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6 Ways Your Brain Tries To Kill Your Ideas And How To Fight Them

These common excuses for stalled creativity hit close to home, but at their core, they're pretty weak.

I have a lot of ideas in my head. And for the most part, that’s where they used to stay.

In my head. Where other people couldn’t see them, interact with them or build upon them. Where they were safe and untested and uncriticized. All mine.

Sure, I’ve created some. Some might say I’ve created plenty. But that’s only because they can’t see what I’m not creating. For example, this very post sat dormant for at least a month while I pondered, waited and nitpicked at it.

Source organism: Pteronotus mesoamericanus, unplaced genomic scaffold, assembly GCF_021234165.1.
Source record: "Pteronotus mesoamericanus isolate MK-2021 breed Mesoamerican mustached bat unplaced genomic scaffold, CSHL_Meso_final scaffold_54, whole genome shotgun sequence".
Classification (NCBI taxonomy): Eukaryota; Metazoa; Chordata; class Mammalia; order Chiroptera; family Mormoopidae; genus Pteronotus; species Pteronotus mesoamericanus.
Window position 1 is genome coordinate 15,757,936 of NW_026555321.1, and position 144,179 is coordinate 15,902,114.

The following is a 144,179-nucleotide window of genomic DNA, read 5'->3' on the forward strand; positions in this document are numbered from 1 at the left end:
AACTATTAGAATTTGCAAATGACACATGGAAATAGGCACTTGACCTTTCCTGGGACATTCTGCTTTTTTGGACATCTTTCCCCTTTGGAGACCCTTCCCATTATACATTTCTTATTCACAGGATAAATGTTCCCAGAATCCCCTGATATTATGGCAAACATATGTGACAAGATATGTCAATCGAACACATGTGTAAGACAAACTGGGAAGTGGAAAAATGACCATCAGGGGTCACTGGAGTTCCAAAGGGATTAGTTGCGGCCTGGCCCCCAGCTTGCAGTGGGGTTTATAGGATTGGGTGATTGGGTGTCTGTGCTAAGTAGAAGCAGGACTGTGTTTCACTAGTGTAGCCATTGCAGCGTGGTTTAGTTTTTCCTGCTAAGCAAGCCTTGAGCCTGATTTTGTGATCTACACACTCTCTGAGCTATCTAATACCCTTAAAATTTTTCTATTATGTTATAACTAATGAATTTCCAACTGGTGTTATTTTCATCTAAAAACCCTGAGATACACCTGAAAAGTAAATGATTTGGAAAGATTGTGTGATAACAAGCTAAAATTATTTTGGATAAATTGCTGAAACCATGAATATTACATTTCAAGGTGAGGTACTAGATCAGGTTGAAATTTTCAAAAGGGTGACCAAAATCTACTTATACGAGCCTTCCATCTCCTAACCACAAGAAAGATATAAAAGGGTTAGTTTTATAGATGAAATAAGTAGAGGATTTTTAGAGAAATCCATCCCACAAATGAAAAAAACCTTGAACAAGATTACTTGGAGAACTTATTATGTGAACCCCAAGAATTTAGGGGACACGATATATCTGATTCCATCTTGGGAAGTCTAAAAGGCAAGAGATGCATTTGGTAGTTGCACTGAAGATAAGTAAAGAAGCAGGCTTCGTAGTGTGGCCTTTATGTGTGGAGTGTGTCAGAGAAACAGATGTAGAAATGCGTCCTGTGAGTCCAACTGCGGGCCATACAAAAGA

Because the riskiest, most dangerous and potentially most interesting ideas are the easiest to hold back. I would pin them down like butterflies on a mat, like art at a museum. They were in spreadsheets, in notebooks, on scrap paper around my desk.

And while it might feel creative to think of these ideas, they were dying a lonely death when I wasn’t doing anything with them. They didn’t get their chance to add anything to the world. To affect someone. To spark something.

I lost out, too, with this arrangement. I didn’t push myself to think deeper and harder. I lost out on the feedback or insight or even criticism of others. I missed the chance to discover uncharted territory within myself. I stopped before I could start.

It wasn’t the best life I could give my ideas—or myself.